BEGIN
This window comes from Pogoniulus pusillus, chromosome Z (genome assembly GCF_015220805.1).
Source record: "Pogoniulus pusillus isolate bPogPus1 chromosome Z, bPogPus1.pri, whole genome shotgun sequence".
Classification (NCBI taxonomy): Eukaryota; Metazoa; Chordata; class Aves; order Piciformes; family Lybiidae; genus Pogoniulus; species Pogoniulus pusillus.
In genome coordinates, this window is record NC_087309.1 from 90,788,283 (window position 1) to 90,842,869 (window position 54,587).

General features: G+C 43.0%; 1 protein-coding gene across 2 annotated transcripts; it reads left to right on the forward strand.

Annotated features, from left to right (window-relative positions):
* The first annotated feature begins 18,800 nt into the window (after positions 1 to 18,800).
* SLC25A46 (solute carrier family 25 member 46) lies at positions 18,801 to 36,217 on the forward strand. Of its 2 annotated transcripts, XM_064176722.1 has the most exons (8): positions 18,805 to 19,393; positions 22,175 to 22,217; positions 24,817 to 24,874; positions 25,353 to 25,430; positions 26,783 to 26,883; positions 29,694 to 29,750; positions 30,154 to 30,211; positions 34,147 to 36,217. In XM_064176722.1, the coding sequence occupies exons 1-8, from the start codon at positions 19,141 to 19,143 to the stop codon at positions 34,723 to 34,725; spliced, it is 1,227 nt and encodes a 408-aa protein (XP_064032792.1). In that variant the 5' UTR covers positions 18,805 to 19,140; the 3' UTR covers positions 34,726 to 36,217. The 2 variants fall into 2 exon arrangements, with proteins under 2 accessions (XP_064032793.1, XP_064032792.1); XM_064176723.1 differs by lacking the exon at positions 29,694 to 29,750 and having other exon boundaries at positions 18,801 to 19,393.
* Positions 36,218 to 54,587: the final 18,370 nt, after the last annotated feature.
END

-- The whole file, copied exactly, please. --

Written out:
This window comes from Pogoniulus pusillus, chromosome Z (genome assembly GCF_015220805.1).
Source record: "Pogoniulus pusillus isolate bPogPus1 chromosome Z, bPogPus1.pri, whole genome shotgun sequence".
Classification (NCBI taxonomy): Eukaryota; Metazoa; Chordata; class Aves; order Piciformes; family Lybiidae; genus Pogoniulus; species Pogoniulus pusillus.
In genome coordinates, this window is record NC_087309.1 from 90,788,283 (window position 1) to 90,842,869 (window position 54,587).

General features: G+C 43.0%; 1 protein-coding gene across 2 annotated transcripts; it reads left to right on the forward strand.

Annotated features, from left to right (window-relative positions):
* The first annotated feature begins 18,800 nt into the window (after positions 1 to 18,800).
* SLC25A46 (solute carrier family 25 member 46) lies at positions 18,801 to 36,217 on the forward strand. Of its 2 annotated transcripts, XM_064176722.1 has the most exons (8): positions 18,805 to 19,393; positions 22,175 to 22,217; positions 24,817 to 24,874; positions 25,353 to 25,430; positions 26,783 to 26,883; positions 29,694 to 29,750; positions 30,154 to 30,211; positions 34,147 to 36,217. In XM_064176722.1, the coding sequence occupies exons 1-8, from the start codon at positions 19,141 to 19,143 to the stop codon at positions 34,723 to 34,725; spliced, it is 1,227 nt and encodes a 408-aa protein (XP_064032792.1). In that variant the 5' UTR covers positions 18,805 to 19,140; the 3' UTR covers positions 34,726 to 36,217. The 2 variants fall into 2 exon arrangements, with proteins under 2 accessions (XP_064032793.1, XP_064032792.1); XM_064176723.1 differs by lacking the exon at positions 29,694 to 29,750 and having other exon boundaries at positions 18,801 to 19,393.
* Positions 36,218 to 54,587: the final 18,370 nt, after the last annotated feature.